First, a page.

Prof. Palmer on Helping Holocaust Survivors Recover Swiss Bank Funds

A headshot of Professor Jason Palmer with the entrance to the Florida Holocaust Museum entrance
Stetson Law Professor Jason Palmer spoke at The Florida Holocaust Museum as part of the museum’s Lawyers of Conscience series.

Before a packed room at The Florida Holocaust Museum, Stetson Law Professor Jason Palmer gave a compelling talk on the process of helping families of Holocaust victims reclaim assets from Swiss banks.

Palmer, who teaches international litigation and arbitration, legal writing, civil procedure, and law and sexuality – among other courses – wove together strands of history, collaboration, and heart-wrenching stories of families seeking justice in the wake of unprecedented atrocity as part of the museum’s Lawyers of Conscience lecture series.

“Not only did I spend five years of my life in Zurich, Switzerland, working on these matters and working on international mass claims processes, but I also have a personal connection, with a family member who was a Holocaust survivor and very close friends whose parents were Holocaust survivors,” Palmer said. “So the work that the museum does is very important and the topic is personal.”

An international collaboration

As a claims judge for the Claims Resolution Tribunal (CRT) for Dormant Accounts in Switzerland, Palmer adjudicated claims for dormant Swiss bank accounts of victims of Nazi persecution. The process was the result of legal challenges to Swiss banks that had accumulated great wealth in part from assets deposited there by individuals who later became victims of the Holocaust or were separated from their wealth when the Iron Curtain was established.

Relatives of Holocaust victims were asked to submit claims if they believed a loved one had deposited assets in a Swiss bank prior to the war. If they could prove their relation to the person who established a now-dormant account, tribunal officials awarded them with an amount of money comparable to the original deposit, with appropriate interest and fees added as of the date of the award.

Thousands of people from around the world had legitimate claims – all of which were investigated by a team of about 100 young legal professionals – lawyers, paralegals, translators – committed to doling out justice.

“Over the course of both CRTs, over $720 million was distributed to victims of the Holocaust,” Palmer said. “It was really an amazing enterprise made up of people basically in their late twenties to late thirties.”

A challenging legal landscape

Determining whether a claim should be paid required claimants to provide documentation to justify their claims – but since adjudicators could not rely on documents like death certificates (given there often wasn’t one), they had to get creative.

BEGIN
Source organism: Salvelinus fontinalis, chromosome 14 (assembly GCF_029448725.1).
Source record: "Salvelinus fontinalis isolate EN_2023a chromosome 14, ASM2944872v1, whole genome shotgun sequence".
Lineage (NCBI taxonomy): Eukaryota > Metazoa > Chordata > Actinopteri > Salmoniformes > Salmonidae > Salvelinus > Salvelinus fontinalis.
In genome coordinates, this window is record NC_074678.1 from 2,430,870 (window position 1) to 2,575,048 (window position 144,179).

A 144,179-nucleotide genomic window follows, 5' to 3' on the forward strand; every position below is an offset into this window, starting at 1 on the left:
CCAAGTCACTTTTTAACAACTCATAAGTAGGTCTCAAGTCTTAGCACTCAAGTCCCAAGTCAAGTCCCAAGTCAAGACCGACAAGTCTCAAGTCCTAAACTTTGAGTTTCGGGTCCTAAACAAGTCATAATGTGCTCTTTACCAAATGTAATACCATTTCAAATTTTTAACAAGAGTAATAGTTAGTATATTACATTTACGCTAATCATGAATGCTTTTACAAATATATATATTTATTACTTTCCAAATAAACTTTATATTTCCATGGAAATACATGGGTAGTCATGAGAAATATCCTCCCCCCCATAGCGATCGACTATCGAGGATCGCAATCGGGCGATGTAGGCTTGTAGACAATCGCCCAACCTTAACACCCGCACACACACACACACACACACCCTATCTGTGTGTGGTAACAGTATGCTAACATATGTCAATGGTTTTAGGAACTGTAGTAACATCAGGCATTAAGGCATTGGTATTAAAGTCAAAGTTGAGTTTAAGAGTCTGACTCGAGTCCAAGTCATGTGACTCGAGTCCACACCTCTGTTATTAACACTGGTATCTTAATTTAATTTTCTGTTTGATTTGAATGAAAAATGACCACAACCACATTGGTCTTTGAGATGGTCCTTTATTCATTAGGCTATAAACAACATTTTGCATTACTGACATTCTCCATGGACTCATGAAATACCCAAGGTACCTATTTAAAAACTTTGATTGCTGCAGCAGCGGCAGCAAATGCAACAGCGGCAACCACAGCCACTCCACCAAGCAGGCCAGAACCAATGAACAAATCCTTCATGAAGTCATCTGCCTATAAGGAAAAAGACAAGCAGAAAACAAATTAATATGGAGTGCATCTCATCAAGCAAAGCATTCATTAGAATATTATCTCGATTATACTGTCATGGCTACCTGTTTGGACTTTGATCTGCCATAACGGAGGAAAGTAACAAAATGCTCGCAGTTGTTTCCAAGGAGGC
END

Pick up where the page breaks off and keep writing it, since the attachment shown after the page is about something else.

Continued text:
In one case, a claimant whose grandparents had made a deposit had only one way to demonstrate the validity of her claim: describing the place her grandparents lived, from her memories of visiting them as a little girl. The adjudicators used old maps to determine that her description of the town – the church down the street, a nearby playground – matched the layout of the town listed in the address used to open the account.

There were also challenges with multiple account holders sharing a name, and with determining which nation’s laws applied at a time when shifting borders kept an account holder’s citizenship in flux.

In some cases, the process helped reunite families whose connections had been lost to the war.

When an account was awarded that was determined to be owned by a victim of Nazi persecution, a computer model subsequently helped Palmer and his team to determine an equitable adjustment to the account amount which was also awarded to the claimant. While they couldn’t guarantee the claimants were being given the exact amount that was deposited, the CRT did its best. “It wasn’t perfect justice,” Palmer said. “It wasn’t the exact amount, but it was to right a historical wrong.”

An enduring Stetson Law connection

The event was not just the first edition of Lawyers of Conscience since before the start of the COVID-19 pandemic; it also marks the tenth anniversary of the series. Museum board member Rachael Worthington noted that the inaugural speaker of the series in 2013 was former Stetson Law Dean Bruce Jacob.

Jacob, who spent 13 years as Stetson Law dean (1981-1994), focused on the Nuremberg medical trials, which prosecuted Nazi doctors who carried out cruel experiments on Holocaust victims.

Palmer’s evening lecture was open to the general public, but the professor also led a CLE seminar on the same topic for legal professionals earlier in the day.

Learn more about The Florida Holocaust Museum.